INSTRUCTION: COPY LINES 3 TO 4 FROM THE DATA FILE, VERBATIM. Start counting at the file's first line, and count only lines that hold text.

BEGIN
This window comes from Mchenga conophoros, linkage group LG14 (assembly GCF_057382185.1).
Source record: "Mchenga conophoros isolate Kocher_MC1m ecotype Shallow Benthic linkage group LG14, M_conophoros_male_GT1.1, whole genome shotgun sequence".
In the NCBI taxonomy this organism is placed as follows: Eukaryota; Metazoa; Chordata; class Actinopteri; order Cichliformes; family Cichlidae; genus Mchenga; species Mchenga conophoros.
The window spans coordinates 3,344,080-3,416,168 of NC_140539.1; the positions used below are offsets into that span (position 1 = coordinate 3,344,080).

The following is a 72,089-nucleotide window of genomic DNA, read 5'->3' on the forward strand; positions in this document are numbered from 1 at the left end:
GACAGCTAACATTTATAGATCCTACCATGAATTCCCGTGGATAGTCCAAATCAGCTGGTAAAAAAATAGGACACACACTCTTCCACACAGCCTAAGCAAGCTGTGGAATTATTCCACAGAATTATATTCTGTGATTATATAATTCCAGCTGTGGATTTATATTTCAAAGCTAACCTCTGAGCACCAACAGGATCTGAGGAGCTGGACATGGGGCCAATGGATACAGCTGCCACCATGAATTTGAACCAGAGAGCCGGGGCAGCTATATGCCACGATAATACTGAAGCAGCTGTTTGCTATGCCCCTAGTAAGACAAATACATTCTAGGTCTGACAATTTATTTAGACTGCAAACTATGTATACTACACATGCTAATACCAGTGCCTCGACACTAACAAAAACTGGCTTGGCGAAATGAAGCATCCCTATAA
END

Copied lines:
In the NCBI taxonomy this organism is placed as follows: Eukaryota; Metazoa; Chordata; class Actinopteri; order Cichliformes; family Cichlidae; genus Mchenga; species Mchenga conophoros.
The window spans coordinates 3,344,080-3,416,168 of NC_140539.1; the positions used below are offsets into that span (position 1 = coordinate 3,344,080).